The Write Action
Photo by Hugo Jehanne on Unsplash - Oeschinen Lake, Kandersteg, Switzerland
Thankfully, our collective efforts have led to real progress with managing the COVID-19 pandemic. The number of new daily reported cases in Australia has remained relatively low since September 2020 .
So the next obvious step is protecting our population is vaccination – in addition to hand hygiene, social distancing, and wearing masks.
You probably have a few important questions by this stage. Let’s have a look at some of the most frequently asked.
Q: Who will get vaccinated, and when?
A: The first priority groups wo;; start receiving vaccinations from next week.
Q: What is the planned rollout in Australia?
A: There are five planned phases, as follows:
The first phase, 1a, consists of quarantine and border workers, priority frontline healthcare workers, aged care and disability care staff and residents.
The second phase, 1b, consists of those aged 70 and over, other healthcare workers, Aboriginal and Torres Strait Islander people > 55 years, younger adults with an underlying medical condition or disability, and critical and high risk workers including defence, police, fire, emergency services and meat processing.
The third phase, 2a, includes adults aged 50-69 years, Aboriginal and Torres Strait Islander people aged 18- 54 years, and other critical and high risk workers.
The fourth phase, 2b, includes any other unvaccinated adults and anyone who missed vaccination in the earlier phases.
The fifth and final phase, 3, will be those aged under 18 years, if this is the recommendation .
Q: What vaccines will be available in Australia?
A: We have received the first batch of the Pfizer/BioNTech COVID-19 vaccine. In total, 20 million doses have been secured by the Government.
In addition, the Oxford/AstraZeneca COVID-19 vaccine will be manufactured in Broadmeadows, Victoria. Both of these vaccines have received TGA approval.
Australia have also entered into agreements for supply with Novavax and COVAX, if they are deemed safe and effective .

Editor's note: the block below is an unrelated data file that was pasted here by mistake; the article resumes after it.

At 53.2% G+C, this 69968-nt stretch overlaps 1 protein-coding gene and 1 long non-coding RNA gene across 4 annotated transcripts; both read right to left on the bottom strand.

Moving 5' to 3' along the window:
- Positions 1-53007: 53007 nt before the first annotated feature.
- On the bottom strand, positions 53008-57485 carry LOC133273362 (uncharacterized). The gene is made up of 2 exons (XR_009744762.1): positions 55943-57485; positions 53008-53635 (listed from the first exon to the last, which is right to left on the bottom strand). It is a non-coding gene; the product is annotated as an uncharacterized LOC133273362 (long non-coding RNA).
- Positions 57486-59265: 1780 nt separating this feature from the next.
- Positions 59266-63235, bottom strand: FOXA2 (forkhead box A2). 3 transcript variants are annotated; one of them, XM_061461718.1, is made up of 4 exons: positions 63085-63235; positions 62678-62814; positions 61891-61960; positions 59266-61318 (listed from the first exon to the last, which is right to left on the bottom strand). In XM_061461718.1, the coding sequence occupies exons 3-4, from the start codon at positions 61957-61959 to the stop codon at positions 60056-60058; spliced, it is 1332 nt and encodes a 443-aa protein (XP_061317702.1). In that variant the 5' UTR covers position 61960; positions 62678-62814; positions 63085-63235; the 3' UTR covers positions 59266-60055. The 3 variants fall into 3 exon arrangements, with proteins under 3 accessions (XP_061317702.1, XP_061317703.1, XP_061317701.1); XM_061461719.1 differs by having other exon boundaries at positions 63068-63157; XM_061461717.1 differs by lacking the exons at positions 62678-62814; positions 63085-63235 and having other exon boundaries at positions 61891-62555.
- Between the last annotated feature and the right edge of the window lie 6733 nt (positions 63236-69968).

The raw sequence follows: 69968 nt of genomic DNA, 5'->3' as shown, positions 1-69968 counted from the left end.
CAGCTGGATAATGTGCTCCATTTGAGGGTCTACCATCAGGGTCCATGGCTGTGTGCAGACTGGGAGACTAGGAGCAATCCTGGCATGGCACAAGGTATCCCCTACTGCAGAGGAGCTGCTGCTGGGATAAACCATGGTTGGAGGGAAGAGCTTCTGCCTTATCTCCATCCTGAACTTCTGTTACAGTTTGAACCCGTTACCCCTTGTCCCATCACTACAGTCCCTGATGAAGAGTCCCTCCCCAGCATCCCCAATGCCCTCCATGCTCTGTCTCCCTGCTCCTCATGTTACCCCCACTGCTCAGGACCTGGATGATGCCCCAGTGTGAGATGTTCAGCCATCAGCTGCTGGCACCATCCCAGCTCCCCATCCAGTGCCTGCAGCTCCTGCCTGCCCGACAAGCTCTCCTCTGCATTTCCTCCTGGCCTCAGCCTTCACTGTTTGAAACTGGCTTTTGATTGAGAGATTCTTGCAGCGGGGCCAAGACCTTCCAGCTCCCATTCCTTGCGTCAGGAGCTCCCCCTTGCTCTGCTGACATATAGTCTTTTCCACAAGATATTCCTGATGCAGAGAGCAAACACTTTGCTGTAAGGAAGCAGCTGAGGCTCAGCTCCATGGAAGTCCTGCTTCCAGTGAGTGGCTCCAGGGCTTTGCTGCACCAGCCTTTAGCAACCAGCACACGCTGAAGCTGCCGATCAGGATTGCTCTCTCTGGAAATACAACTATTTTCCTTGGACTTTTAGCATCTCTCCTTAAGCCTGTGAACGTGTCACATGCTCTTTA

Vaccines are only made available once they pass TGA approval (Therapeutic Goods Administration being the Government’s health regulatory agency).
Q: How effective and safe are the different vaccines?
A: The Pfizer vaccine was shown in trials to be 95% effective in preventing COVID-19 after receiving the two-dose course (shots given 21 days apart), whether the recipient is aged 16 or over 65 . There is insufficient data to prove benefit from a single dose .
Side effects are usually mild and last a few days at the most. The most common adverse effects are: pain at the injection site, fatigue, headache, muscle ache, chills, joint pain, and fever.
The Oxford/AstraZeneca vaccine can be given 4-12 weeks apart  and has a reported efficacy of 63% . Side effects appear similar to those of the Pfizer vaccine i.e. injection-site tenderness/pain, headache, fatigue, muscle aches, feeling unwell, fever, chills, joint pain and nausea. Most of these reactions were mild to moderate in severity and also resolved within a few days .
It’s recommended to take paracetamol if you do get side effects, if you need to.
More information on the Pfizer vaccine can be found on this webpage by the Department of Health, or here (please note this is a US website but has excellent information).
More information on the Oxford/Astrazeneca vaccine can be found on this webpage by the Department of Health, or this webpage by the World Health Organization.
Q: What should I do if I am pregnant, planning pregnancy or breast feeding?
A: Essentially, if you are planning pregnancy or breastfeeding, the latest advice is that it appears to be safe to have the COVID-19 vaccine.
If you are pregnant, it is a decision worth discussing with your doctor, as there is little data about the outcomes of women who receive the vaccine while pregnant. On the other hand, it seems that pregnant women have an increased risk of complications such as higher rates of admission to intensive care or having their babies prematurely. More severe illness from COVID-19 is also seen in pregnant women over the age of 35, overweight, or who have certain medical conditions. This leaflet has some useful information to help with the question of vaccination.
The Australian Government Department of Health has a great webpage here to answer many more popular questions.
And finally, for an informative and lively debate on COVID vaccines, I recommend this recent episode of ABC's Q&A. Topics included effectiveness of different vaccines at preventing breakthrough cases, what evidence we have so far for new variants to be covered by these vaccines, herd immunity, and more passionately argued topics. #ABCqanda
Nick Coatsworth, Federal Government infectious diseases advisor;
Sharon Lewin, Leading infectious diseases expert and Director of the Doherty Institute;
Michelle Ananda-Rajah, Associate director, Monash Institute of Medical Engineering; and
Tony Blakely, Epidemiologist, University of Melbourne.
Dr Alice Lam
I'm a doctor who is passionate about writing quality health content.